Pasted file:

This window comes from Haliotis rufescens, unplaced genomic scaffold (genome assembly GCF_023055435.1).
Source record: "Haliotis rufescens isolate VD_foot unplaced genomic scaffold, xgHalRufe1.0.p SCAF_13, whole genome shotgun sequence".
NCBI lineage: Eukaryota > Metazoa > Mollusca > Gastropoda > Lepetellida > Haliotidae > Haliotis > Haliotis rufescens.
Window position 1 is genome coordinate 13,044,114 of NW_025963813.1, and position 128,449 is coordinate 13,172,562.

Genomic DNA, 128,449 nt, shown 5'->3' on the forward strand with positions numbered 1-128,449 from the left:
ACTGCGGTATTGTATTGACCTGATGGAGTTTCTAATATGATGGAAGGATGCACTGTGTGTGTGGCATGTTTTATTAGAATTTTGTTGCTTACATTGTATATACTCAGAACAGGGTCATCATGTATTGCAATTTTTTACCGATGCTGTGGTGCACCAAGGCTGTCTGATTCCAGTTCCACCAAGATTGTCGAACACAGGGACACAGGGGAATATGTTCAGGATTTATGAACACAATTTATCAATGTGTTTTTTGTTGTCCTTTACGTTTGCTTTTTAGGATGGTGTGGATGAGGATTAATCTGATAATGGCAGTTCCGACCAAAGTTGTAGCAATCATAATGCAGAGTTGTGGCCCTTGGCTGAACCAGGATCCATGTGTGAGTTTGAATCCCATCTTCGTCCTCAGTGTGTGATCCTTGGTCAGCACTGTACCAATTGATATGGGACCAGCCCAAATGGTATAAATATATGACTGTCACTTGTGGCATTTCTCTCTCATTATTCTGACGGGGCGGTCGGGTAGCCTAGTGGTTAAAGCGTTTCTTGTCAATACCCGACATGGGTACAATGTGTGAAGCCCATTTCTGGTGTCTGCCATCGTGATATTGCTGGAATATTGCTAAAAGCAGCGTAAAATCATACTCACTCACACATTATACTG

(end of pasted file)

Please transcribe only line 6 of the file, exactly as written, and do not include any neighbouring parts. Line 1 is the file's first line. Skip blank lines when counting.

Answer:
ACTGCGGTATTGTATTGACCTGATGGAGTTTCTAATATGATGGAAGGATGCACTGTGTGTGTGGCATGTTTTATTAGAATTTTGTTGCTTACATTGTATATACTCAGAACAGGGTCATCATGTATTGCAATTTTTTACCGATGCTGTGGTGCACCAAGGCTGTCTGATTCCAGTTCCACCAAGATTGTCGAACACAGGGACACAGGGGAATATGTTCAGGATTTATGAACACAATTTATCAATGTGTTTTTTGTTGTCCTTTACGTTTGCTTTTTAGGATGGTGTGGATGAGGATTAATCTGATAATGGCAGTTCCGACCAAAGTTGTAGCAATCATAATGCAGAGTTGTGGCCCTTGGCTGAACCAGGATCCATGTGTGAGTTTGAATCCCATCTTCGTCCTCAGTGTGTGATCCTTGGTCAGCACTGTACCAATTGATATGGGACCAGCCCAAATGGTATAAATATATGACTGTCACTTGTGGCATTTCTCTCTCATTATTCTGACGGGGCGGTCGGGTAGCCTAGTGGTTAAAGCGTTTCTTGTCAATACCCGACATGGGTACAATGTGTGAAGCCCATTTCTGGTGTCTGCCATCGTGATATTGCTGGAATATTGCTAAAAGCAGCGTAAAATCATACTCACTCACACATTATACTG